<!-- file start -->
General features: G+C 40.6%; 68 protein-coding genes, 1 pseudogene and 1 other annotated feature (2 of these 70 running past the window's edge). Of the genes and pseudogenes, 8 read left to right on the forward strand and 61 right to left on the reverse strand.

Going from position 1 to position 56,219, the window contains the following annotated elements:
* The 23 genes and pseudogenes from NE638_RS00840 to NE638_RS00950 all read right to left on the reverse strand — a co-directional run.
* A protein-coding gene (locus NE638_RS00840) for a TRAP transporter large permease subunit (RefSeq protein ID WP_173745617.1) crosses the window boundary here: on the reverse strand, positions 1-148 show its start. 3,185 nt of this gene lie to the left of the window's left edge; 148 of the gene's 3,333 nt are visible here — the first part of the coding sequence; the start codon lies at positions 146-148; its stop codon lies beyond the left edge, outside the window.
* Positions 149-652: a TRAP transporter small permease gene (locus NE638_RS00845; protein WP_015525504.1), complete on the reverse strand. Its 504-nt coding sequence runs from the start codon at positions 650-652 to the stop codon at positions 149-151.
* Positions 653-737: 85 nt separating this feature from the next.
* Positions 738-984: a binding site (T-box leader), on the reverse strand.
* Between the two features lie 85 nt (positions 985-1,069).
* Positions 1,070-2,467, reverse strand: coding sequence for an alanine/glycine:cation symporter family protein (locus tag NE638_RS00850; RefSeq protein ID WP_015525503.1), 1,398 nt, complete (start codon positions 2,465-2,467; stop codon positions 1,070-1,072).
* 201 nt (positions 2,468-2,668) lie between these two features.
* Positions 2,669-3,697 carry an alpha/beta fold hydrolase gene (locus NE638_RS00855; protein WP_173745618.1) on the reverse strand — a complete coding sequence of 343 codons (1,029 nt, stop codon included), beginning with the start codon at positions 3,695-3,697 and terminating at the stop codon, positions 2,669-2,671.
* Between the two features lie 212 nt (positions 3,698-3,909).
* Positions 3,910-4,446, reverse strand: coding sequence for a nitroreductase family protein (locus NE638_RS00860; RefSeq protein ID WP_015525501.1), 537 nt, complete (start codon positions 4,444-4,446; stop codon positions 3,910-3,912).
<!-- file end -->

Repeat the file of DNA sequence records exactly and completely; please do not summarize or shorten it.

General features: G+C 40.6%; 68 protein-coding genes, 1 pseudogene and 1 other annotated feature (2 of these 70 running past the window's edge). Of the genes and pseudogenes, 8 read left to right on the forward strand and 61 right to left on the reverse strand.

Going from position 1 to position 56,219, the window contains the following annotated elements:
* The 23 genes and pseudogenes from NE638_RS00840 to NE638_RS00950 all read right to left on the reverse strand — a co-directional run.
* A protein-coding gene (locus NE638_RS00840) for a TRAP transporter large permease subunit (RefSeq protein ID WP_173745617.1) crosses the window boundary here: on the reverse strand, positions 1-148 show its start. 3,185 nt of this gene lie to the left of the window's left edge; 148 of the gene's 3,333 nt are visible here — the first part of the coding sequence; the start codon lies at positions 146-148; its stop codon lies beyond the left edge, outside the window.
* Positions 149-652: a TRAP transporter small permease gene (locus NE638_RS00845; protein WP_015525504.1), complete on the reverse strand. Its 504-nt coding sequence runs from the start codon at positions 650-652 to the stop codon at positions 149-151.
* Positions 653-737: 85 nt separating this feature from the next.
* Positions 738-984: a binding site (T-box leader), on the reverse strand.
* Between the two features lie 85 nt (positions 985-1,069).
* Positions 1,070-2,467, reverse strand: coding sequence for an alanine/glycine:cation symporter family protein (locus tag NE638_RS00850; RefSeq protein ID WP_015525503.1), 1,398 nt, complete (start codon positions 2,465-2,467; stop codon positions 1,070-1,072).
* 201 nt (positions 2,468-2,668) lie between these two features.
* Positions 2,669-3,697 carry an alpha/beta fold hydrolase gene (locus NE638_RS00855; protein WP_173745618.1) on the reverse strand — a complete coding sequence of 343 codons (1,029 nt, stop codon included), beginning with the start codon at positions 3,695-3,697 and terminating at the stop codon, positions 2,669-2,671.
* Between the two features lie 212 nt (positions 3,698-3,909).
* Positions 3,910-4,446, reverse strand: coding sequence for a nitroreductase family protein (locus NE638_RS00860; RefSeq protein ID WP_015525501.1), 537 nt, complete (start codon positions 4,444-4,446; stop codon positions 3,910-3,912).